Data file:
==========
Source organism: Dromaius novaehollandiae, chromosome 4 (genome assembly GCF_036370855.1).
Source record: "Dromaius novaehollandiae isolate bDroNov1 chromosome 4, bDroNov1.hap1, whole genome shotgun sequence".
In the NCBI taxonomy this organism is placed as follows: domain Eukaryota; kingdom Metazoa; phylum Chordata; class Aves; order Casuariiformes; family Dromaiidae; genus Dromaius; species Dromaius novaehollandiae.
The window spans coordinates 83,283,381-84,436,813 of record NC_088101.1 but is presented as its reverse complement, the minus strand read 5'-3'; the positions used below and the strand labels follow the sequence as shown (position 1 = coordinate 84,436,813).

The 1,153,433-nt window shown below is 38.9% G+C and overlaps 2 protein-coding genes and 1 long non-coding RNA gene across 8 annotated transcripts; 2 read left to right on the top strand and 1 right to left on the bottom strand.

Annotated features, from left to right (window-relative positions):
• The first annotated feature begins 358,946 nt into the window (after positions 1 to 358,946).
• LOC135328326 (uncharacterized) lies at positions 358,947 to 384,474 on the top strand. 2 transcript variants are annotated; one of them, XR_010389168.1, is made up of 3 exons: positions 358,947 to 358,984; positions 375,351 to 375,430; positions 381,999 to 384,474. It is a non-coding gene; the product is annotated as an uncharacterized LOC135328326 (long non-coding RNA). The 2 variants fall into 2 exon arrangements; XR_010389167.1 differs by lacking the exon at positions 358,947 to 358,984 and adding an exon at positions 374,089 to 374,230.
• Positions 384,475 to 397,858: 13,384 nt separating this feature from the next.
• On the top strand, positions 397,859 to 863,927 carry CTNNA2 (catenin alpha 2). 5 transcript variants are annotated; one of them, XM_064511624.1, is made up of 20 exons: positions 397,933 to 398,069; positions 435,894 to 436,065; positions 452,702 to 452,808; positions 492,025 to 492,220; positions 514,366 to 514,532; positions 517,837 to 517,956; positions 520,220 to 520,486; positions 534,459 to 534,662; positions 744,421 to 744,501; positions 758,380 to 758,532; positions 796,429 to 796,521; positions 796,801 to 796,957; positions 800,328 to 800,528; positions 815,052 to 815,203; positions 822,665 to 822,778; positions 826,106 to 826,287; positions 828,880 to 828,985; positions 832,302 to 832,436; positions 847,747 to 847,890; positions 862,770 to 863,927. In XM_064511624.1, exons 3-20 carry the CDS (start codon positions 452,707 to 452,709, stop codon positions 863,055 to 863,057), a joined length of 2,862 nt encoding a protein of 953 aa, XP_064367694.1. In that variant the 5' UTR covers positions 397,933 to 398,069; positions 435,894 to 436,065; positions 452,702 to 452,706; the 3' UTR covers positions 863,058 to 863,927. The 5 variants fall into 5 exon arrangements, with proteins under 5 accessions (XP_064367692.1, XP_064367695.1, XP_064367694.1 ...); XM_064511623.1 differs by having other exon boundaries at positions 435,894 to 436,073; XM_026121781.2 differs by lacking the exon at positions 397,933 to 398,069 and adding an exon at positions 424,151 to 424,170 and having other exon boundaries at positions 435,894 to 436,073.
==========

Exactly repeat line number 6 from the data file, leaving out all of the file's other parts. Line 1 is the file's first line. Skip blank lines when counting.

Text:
Annotated features, from left to right (window-relative positions):